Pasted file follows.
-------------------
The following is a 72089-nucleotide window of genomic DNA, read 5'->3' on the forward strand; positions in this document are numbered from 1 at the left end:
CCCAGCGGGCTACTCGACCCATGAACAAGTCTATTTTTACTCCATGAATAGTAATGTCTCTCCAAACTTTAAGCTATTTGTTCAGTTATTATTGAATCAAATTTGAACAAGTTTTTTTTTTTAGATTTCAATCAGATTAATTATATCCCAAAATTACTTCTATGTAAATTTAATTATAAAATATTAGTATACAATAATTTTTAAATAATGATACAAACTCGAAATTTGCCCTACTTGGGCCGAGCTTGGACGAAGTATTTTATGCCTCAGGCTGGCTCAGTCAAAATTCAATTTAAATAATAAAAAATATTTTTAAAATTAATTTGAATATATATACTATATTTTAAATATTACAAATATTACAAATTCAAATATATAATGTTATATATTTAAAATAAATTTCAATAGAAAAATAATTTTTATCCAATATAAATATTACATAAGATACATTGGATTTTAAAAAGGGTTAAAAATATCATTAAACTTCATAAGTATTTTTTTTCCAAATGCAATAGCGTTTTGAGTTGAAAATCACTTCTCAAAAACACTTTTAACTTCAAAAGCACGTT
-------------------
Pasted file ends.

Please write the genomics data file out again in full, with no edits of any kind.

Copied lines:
The following is a 72089-nucleotide window of genomic DNA, read 5'->3' on the forward strand; positions in this document are numbered from 1 at the left end:
CCCAGCGGGCTACTCGACCCATGAACAAGTCTATTTTTACTCCATGAATAGTAATGTCTCTCCAAACTTTAAGCTATTTGTTCAGTTATTATTGAATCAAATTTGAACAAGTTTTTTTTTTTAGATTTCAATCAGATTAATTATATCCCAAAATTACTTCTATGTAAATTTAATTATAAAATATTAGTATACAATAATTTTTAAATAATGATACAAACTCGAAATTTGCCCTACTTGGGCCGAGCTTGGACGAAGTATTTTATGCCTCAGGCTGGCTCAGTCAAAATTCAATTTAAATAATAAAAAATATTTTTAAAATTAATTTGAATATATATACTATATTTTAAATATTACAAATATTACAAATTCAAATATATAATGTTATATATTTAAAATAAATTTCAATAGAAAAATAATTTTTATCCAATATAAATATTACATAAGATACATTGGATTTTAAAAAGGGTTAAAAATATCATTAAACTTCATAAGTATTTTTTTTCCAAATGCAATAGCGTTTTGAGTTGAAAATCACTTCTCAAAAACACTTTTAACTTCAAAAGCACGTT